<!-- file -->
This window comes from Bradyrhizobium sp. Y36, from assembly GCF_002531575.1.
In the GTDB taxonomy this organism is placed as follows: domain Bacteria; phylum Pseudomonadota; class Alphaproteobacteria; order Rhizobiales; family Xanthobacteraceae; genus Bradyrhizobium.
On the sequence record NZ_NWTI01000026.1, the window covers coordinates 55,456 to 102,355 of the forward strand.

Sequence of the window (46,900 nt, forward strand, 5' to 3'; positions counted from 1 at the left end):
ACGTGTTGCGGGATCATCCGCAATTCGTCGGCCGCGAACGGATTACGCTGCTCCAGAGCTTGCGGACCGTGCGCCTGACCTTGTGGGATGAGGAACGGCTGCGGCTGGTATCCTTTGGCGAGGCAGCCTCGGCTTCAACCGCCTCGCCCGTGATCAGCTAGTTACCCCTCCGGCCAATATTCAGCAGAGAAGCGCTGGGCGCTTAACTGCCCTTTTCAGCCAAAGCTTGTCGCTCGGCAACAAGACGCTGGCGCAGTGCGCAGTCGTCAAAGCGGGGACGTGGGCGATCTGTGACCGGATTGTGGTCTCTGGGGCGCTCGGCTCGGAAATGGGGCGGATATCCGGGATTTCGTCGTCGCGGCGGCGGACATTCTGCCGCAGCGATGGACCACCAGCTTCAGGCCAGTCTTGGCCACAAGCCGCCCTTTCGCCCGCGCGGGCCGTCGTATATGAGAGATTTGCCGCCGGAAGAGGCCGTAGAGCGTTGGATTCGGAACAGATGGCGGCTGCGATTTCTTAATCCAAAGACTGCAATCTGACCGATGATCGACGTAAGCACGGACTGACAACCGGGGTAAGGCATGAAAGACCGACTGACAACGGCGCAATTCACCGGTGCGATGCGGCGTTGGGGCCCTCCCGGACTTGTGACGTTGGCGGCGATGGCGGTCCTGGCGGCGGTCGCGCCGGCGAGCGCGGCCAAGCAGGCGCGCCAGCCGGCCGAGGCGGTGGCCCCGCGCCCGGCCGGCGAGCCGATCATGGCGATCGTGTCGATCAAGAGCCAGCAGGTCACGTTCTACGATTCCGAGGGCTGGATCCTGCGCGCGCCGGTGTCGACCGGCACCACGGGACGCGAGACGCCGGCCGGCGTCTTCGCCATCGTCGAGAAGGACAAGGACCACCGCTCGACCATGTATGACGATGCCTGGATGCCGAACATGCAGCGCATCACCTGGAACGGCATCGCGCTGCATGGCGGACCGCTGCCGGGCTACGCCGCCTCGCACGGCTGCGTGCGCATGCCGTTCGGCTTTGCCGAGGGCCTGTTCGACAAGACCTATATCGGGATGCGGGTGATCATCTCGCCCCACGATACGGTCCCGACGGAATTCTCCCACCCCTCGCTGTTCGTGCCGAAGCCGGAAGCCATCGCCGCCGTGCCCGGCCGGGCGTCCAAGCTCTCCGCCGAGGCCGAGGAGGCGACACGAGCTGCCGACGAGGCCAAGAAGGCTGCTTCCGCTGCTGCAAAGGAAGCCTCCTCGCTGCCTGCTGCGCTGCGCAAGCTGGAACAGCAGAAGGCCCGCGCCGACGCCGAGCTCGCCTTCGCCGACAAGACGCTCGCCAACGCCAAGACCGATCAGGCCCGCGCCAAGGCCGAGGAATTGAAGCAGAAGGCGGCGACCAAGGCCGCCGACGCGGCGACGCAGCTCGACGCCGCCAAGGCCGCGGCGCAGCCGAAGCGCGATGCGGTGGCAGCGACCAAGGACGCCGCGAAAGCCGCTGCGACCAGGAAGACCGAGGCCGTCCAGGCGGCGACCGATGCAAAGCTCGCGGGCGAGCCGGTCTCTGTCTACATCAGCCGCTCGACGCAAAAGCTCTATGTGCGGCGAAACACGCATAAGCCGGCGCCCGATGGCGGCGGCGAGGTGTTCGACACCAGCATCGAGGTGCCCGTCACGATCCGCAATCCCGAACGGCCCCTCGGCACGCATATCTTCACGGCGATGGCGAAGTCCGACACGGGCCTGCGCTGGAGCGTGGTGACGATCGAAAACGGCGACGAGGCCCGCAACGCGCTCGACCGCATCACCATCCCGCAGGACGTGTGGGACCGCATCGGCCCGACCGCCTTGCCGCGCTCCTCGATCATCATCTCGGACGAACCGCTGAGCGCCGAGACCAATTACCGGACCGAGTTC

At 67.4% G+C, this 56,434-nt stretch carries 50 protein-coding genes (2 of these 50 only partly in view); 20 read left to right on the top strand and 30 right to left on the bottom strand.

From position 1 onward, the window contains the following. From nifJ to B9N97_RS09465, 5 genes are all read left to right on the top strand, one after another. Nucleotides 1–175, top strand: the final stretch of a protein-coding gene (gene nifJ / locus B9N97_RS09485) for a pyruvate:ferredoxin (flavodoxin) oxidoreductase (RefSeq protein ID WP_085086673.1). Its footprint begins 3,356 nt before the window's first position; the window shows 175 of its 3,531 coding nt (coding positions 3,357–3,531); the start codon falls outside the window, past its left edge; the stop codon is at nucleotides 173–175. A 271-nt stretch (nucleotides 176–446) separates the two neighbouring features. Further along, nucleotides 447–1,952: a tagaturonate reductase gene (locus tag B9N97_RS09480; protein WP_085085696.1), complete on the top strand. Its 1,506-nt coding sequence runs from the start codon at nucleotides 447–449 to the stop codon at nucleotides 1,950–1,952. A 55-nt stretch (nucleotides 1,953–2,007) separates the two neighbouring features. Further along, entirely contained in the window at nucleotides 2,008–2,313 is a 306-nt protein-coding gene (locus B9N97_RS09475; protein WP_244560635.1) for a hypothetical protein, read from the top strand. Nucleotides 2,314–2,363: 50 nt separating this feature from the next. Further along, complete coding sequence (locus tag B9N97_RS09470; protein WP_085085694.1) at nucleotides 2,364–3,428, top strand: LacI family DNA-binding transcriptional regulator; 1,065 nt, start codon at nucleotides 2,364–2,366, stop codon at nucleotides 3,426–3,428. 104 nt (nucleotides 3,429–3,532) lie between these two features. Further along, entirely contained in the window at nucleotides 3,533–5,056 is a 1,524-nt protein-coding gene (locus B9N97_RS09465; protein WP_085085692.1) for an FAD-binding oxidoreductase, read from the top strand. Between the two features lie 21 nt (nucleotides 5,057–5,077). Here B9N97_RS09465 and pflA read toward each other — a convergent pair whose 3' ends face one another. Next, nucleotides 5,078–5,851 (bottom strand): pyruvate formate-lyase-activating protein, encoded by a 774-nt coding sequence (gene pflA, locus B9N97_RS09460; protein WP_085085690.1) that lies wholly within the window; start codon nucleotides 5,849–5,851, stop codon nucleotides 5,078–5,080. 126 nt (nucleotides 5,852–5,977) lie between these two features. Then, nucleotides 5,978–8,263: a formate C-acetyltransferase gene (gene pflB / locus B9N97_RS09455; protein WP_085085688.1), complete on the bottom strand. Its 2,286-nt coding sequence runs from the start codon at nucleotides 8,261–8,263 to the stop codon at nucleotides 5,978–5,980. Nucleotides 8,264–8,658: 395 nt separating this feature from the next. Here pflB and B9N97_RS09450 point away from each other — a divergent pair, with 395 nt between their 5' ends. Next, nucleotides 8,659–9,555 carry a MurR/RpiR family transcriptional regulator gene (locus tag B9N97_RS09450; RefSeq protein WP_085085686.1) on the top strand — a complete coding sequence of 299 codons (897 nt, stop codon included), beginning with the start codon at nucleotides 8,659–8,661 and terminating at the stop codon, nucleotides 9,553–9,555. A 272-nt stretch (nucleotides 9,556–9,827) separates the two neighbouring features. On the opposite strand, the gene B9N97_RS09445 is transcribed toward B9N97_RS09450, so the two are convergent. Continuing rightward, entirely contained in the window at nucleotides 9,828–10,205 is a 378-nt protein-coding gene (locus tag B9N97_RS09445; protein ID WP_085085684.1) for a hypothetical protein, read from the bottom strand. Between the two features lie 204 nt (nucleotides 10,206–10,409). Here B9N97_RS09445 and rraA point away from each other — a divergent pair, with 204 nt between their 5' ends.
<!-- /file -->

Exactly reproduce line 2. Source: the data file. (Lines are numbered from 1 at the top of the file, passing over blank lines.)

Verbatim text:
In the GTDB taxonomy this organism is placed as follows: domain Bacteria; phylum Pseudomonadota; class Alphaproteobacteria; order Rhizobiales; family Xanthobacteraceae; genus Bradyrhizobium.